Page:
Peak: number 22
Irish band Hothouse Flowers seemed to be becoming regulars around the tail end of the top 50, with their first three singles peaking between number 39 and 53, so it was time to shake things up a bit. Why not a gospel-y cover of "I Can See Clearly Now", originally a number 3 hit by reggae star Johnny Nash in 1972? At first, it looked like the remake was destined to suffer the same fate as the band's previous releases - peaking here at number 48 before sliding right out of the top 100. But, the song had a new lease of life in February and broke the curse by climbing as high as number 22. Still, Australia seemed to prefer the song in its original reggae style, with a more faithful rendition by Jimmy Cliff beating Hothouse Flower's position just over three years later.
Number 47 "Lover Of Mine" by Alannah Myles
Peak: number 47
After enjoying two of the year's biggest hits with "Love Is" and "Black Velvet", Alannah Myles ran out of luck with her third single, "Still Got This Thing". Time then for the Canadian rock chick to wheel out big ballad "Lover Of Mine", which at least returned her to the top 50, even if it progressed no further.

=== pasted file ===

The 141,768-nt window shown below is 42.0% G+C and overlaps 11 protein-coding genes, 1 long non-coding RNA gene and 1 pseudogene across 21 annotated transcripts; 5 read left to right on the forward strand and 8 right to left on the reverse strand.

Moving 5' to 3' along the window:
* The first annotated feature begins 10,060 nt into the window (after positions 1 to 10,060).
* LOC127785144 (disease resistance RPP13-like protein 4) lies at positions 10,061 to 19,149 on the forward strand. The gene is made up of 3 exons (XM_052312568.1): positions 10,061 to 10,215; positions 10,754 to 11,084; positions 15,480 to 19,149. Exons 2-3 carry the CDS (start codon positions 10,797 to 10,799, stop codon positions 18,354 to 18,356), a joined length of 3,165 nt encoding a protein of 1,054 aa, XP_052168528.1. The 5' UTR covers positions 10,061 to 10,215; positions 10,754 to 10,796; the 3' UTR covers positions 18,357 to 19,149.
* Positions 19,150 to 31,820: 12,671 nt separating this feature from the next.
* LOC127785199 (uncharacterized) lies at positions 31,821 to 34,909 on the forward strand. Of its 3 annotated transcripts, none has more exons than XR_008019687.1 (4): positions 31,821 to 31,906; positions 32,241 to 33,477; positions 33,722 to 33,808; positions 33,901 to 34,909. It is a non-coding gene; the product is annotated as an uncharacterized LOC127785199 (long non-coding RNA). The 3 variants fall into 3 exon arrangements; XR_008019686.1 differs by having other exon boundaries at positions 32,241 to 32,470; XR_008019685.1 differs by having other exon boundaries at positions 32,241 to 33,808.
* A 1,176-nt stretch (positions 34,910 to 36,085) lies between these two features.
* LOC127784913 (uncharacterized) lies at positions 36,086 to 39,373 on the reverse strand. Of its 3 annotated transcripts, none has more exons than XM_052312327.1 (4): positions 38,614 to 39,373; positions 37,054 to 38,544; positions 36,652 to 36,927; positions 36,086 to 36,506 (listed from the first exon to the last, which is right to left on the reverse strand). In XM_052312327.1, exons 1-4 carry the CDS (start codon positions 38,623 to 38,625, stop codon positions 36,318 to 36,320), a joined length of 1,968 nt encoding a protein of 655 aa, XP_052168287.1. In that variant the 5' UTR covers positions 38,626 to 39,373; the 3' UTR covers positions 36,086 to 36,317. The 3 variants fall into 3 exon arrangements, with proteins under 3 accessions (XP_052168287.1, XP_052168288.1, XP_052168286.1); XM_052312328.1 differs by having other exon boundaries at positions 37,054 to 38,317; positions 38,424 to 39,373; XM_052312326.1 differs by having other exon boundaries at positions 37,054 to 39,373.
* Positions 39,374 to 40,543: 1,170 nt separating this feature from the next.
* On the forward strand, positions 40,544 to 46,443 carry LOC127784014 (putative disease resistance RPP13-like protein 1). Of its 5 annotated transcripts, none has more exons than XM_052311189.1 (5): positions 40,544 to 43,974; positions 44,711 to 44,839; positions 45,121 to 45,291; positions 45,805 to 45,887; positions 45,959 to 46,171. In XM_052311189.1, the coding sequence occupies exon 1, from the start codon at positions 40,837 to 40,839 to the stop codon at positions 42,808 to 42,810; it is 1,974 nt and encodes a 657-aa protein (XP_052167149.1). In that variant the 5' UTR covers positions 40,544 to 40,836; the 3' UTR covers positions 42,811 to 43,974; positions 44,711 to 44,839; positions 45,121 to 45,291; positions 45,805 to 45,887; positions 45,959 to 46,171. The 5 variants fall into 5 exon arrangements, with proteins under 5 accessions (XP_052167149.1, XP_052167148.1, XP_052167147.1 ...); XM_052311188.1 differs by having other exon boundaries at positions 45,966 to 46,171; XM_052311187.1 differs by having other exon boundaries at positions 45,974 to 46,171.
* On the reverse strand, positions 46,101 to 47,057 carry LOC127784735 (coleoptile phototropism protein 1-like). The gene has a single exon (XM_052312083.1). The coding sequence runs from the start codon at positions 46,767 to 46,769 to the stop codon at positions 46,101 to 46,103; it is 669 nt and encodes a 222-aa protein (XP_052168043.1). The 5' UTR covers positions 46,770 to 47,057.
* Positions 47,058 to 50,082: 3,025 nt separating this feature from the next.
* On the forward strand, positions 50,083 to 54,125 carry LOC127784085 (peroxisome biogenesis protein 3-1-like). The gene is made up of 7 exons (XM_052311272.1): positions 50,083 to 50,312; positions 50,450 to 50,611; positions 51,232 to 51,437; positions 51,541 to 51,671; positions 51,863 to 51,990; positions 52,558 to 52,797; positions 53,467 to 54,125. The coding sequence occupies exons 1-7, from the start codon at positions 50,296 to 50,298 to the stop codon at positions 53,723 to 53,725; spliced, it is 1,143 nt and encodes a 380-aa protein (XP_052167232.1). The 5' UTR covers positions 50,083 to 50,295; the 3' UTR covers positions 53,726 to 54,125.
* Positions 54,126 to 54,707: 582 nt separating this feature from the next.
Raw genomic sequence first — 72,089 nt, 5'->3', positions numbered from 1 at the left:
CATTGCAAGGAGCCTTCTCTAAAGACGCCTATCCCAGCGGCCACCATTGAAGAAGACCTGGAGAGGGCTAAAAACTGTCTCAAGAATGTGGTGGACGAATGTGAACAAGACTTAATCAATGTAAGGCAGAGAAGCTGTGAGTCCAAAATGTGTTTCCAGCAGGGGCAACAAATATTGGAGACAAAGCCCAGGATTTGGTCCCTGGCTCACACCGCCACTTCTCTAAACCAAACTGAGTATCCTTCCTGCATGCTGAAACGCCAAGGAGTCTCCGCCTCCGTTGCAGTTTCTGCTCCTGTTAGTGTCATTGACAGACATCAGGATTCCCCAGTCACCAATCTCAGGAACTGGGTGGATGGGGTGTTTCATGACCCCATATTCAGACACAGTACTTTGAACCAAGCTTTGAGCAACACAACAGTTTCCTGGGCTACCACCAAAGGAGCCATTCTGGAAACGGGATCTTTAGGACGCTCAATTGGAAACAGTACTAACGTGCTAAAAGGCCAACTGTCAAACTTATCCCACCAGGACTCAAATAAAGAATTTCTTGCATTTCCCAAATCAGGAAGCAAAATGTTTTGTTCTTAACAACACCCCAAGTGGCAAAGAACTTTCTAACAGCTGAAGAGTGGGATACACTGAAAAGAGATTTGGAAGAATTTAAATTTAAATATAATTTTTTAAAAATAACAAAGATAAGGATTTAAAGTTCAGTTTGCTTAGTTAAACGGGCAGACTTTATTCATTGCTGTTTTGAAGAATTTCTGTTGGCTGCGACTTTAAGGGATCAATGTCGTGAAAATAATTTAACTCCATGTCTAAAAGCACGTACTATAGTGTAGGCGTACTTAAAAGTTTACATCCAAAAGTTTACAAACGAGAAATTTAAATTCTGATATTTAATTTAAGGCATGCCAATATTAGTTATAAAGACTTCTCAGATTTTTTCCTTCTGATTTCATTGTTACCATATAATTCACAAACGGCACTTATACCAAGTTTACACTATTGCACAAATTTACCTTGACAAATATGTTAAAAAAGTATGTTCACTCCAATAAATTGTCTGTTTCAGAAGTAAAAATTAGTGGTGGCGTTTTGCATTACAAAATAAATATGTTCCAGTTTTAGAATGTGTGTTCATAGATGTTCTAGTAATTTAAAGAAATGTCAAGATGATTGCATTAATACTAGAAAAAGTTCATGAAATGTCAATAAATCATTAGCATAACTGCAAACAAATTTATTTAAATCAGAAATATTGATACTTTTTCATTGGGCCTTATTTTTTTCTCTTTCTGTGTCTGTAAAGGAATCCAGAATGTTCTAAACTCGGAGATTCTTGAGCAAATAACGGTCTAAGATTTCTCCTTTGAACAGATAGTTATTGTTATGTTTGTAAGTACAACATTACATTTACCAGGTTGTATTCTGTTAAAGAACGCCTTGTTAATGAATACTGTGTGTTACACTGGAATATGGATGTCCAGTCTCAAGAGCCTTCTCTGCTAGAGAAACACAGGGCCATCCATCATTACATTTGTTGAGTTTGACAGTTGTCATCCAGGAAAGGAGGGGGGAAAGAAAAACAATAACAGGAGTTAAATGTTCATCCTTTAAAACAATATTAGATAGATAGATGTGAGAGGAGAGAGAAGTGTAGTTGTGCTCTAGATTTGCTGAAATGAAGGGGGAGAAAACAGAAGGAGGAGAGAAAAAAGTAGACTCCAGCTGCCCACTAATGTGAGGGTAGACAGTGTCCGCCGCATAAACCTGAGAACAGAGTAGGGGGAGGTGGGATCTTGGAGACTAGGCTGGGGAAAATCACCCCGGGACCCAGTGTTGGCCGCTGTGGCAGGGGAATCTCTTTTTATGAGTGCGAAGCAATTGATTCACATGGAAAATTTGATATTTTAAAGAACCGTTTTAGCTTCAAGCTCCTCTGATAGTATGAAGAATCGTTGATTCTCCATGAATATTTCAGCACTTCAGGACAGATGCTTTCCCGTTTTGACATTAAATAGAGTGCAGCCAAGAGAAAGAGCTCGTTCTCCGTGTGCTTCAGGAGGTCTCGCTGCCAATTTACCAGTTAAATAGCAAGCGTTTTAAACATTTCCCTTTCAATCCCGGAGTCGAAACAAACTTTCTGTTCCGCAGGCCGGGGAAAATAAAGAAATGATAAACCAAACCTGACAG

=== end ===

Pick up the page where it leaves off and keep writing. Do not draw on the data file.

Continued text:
Number 44 "Something To Believe In" by Poison
Peak: number 44
Here's another rock ballad entering the top 50 at what would be its peak position - and it was the final ARIA top 50 appearance for the normally much more fun Poison. A pretty sombre, issues-driven effort, "Something To Believe In" was also the band's last major hit in the US, with subsequent singles from Flesh And Blood scraping the bottom of the top 40 there.
Peak: number 24
Ballad "Only My Heart Calling" had slipped into the top 50 in July, but New Zealander Margaret Urlich found herself back in the middle of the chart with her third single, a boppier track that even received a PWL remix for the 12" single. The production on the standard version could've been a bit punchier, but it was hard not to like "Number One...", a song that seems to have become long-forgotten. Although neither this single nor "Escaping" had been major hits in Australia, Margaret's album, Safety In Numbers, was settling in to an extended run in the top 10 at this point in its shelf-life, which was probably better news for her bank balance.
Number 42 "Cherry Pie" by Warrant
Peak: number 6